Last Friday on 15th February, Brexit was placed in the spotlight at the E-hall of UvA. Kicking off the cycle Understanding Brexit: the British Perspective, Room for Discussion invited the UK editor for NRC John Hoogerwaard to shed light on this hot topic. Brexit is ahead of us. Within only six weeks, the deadline for leaving the EU will expire and yet nobody knows what is going to happen.

Journalists and citizens are likewise overwhelmed by the noise in the media. The breakneck speed at which alternative plans come up and the desperate confusion with many circulating ‘truths’ make intuition insufficient to assess current developments. The day before the interview, the British Government was defeated again in a motion that was blatantly condemned to fail. The reason why Theresa May asked for that symbolic vote is difficult to determine, according to Mr Hoogerwaard.

One of the most significant elements in the discussion about Brexit is the much-echoed backstop. It is often described as an insurance or safety net to prevent Northern Ireland from a hard border with the Republic of Ireland. If no trade agreement is stroke by 2020, the backstop will consequently emerge so that Northern Ireland remains in the customs union and the single market. Thus, the backstop would extend the time for negotiating a better deal for the border.

The Irish border poses a serious handicap. Given the high risk of violence and instability, a hard border would be utterly devastating. Fortunately, the days in which there was a “military zone” have passed thanks to the Good Friday Agreement (also known as Belfast Agreement), signed in 1998. Ever since, London and Dublin committed to find mutual agreements in case of trouble. Building on that basis, the backstop would help to not only smooth economic conditions -trade between NI and Ireland is relatively small-, but chiefly to maintain the state of peace.

Hoogerwaard also remarked how “party politics” prevail in Brexit’s discussions, affecting both the Conservative and Labour Parties. While the desire for new elections pushes Labour into vagueness, lacking a clear and feasible exit plan, the Tories face a deepening divide. Looming the no deal outcome, May’s governement is trying to convince her unmanageable MP’s in order to deliver a deal. The lack of a clear-cut majority in Parliament brings about a situation where “every vote counts”.

Since the parliamentary arithmetic plays a decisive role, it is convenient to present an overview of its distribution. On the one side, the Eurosceptics, including the European Research Group (ERG), account for 60 to 70 MPs out of 650, advocating a hard Brexit. In a middle position and reaching the majority of the chamber, most of the remaining MPs argue for a soft Brexit, that is, a gradual transition to abandon the EU. Last but not least, certain MPs, like Anna Soubry, and the People’s Vote campaign claim for a second referendum. Despite its minor presence in Parliament, the latter option has become dominant in the London area, where massive marches have taken place. On the other side, alternative parties have also arisen, either defending a harder Brexit or countering Jeremy Corbyn for being “too leftist”. For the moment, newcomers seem to be a marginal force, but who knows what the future holds?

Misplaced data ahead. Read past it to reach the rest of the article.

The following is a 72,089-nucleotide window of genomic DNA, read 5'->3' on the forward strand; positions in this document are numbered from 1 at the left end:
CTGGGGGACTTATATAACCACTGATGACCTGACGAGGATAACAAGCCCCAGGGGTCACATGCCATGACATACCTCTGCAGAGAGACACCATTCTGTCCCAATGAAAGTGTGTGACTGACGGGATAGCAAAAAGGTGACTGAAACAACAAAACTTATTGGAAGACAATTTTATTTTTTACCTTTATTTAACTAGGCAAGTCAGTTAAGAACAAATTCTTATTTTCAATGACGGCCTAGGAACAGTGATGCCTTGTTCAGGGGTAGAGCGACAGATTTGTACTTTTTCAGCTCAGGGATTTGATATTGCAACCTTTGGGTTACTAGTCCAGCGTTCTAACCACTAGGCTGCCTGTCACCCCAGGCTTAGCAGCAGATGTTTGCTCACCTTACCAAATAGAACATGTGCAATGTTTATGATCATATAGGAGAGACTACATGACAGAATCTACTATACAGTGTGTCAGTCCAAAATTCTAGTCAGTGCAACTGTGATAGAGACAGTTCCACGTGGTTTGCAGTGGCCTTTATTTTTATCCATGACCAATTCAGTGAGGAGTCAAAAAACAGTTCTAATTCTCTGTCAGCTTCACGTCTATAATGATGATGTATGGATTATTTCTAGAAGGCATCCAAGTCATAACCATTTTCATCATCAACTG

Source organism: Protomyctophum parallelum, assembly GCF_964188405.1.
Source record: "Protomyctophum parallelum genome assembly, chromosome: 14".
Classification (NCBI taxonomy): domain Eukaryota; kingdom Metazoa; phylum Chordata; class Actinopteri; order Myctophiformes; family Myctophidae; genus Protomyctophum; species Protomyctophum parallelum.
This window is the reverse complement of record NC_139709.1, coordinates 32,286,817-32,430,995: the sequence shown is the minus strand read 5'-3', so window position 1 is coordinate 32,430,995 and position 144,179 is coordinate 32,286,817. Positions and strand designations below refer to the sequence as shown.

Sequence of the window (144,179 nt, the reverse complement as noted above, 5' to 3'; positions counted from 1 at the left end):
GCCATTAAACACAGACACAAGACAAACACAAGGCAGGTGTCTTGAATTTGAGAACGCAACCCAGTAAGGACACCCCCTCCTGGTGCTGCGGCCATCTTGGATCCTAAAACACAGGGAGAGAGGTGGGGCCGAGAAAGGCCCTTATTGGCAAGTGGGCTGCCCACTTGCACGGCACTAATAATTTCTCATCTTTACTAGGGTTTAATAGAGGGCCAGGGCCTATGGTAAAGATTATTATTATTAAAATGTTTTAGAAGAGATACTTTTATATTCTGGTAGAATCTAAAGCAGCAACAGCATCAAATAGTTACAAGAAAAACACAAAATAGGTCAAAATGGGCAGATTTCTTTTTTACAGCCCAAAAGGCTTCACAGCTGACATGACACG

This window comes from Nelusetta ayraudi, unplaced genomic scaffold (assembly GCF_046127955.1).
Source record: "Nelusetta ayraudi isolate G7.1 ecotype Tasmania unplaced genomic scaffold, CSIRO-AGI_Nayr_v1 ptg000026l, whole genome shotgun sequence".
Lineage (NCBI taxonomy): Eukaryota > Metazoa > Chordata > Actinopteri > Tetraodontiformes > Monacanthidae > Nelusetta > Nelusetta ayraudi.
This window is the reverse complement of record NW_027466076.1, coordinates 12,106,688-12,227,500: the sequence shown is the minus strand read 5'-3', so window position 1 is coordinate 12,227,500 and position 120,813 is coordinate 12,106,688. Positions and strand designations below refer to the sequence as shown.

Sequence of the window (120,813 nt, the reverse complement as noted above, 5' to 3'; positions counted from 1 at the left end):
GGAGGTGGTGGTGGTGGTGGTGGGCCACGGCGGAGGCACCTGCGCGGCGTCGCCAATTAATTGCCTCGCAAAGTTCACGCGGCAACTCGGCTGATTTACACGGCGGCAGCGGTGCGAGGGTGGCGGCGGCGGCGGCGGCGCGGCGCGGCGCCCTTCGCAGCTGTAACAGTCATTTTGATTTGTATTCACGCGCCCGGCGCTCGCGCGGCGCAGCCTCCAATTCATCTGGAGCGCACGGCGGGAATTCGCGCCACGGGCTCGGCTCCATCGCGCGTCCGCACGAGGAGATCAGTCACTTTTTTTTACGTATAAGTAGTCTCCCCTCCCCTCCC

Asked for its personal opinion about the second referendum, Mr Hoogerwaard ruled out this option, considering it too damaging for democracy. The difficulties to reach an agreement between May and Corbyn stem from the very structure of the English political system. Unlike Dutch politics where compromise is quite normal -since fragmented chambers rely on building consensus-, UK’s bipartidism between Labour and Conservative Parties thwarts any attempt to strike a deal.

Finally, some time was devoted to speculating about how the post-Brexit future is going to look like. Concerning trade deals, hardline Brexiteers hold a dominating position. Instead of calling for an alignment with larger world trading blocs, they insist that the United Kingdom must remain on its own, though keeping a close relationship with the EU and striking comprehensive deals with the US and China.

In response to forecasts over catastrophic results in the nearest future, Mr Hoogerwaard ironized about how Brexit could be like the Millennium Bug. This rumour affirmed that a large bug would collapse the global order after 2000, which never happened. All in all, the whole fear, expectations, worries and desperate investments concerning Brexit might become likewise useless, because things will just flow, probably.

Far from conspiracy theories, there is no clue about what is next. Two likely scenarios are on the table: either Brexit will be delivered with no deal or it will be delayed by extending Article 50. In the worst-case scenario, the final decision might even come up in the parliamentary session on 29 March, right before the official disconnection happens at 11 pm. Narrow margins in the polls still make Brexit a delicate issue; despite May’s historic defeat, she turns out to be the most preferred candidate. Bewildering actions may eventually surprise us. For example, UK government has been accused of offering “cash for votes” to obtain support for her Brexit deal. If this came out, Brexit management would verge on outrage.

On Wednesday 6 March, Room for Discussion will hold the second Brexit-related interview. In an attempt to give a better insight of the European perspective, the guests will be Rem Korteweg, head of the Europe in the World unit at Clingendael Research, and Alexandra Dumitru, macro-economist for RaboResearch Global Economics and Markets.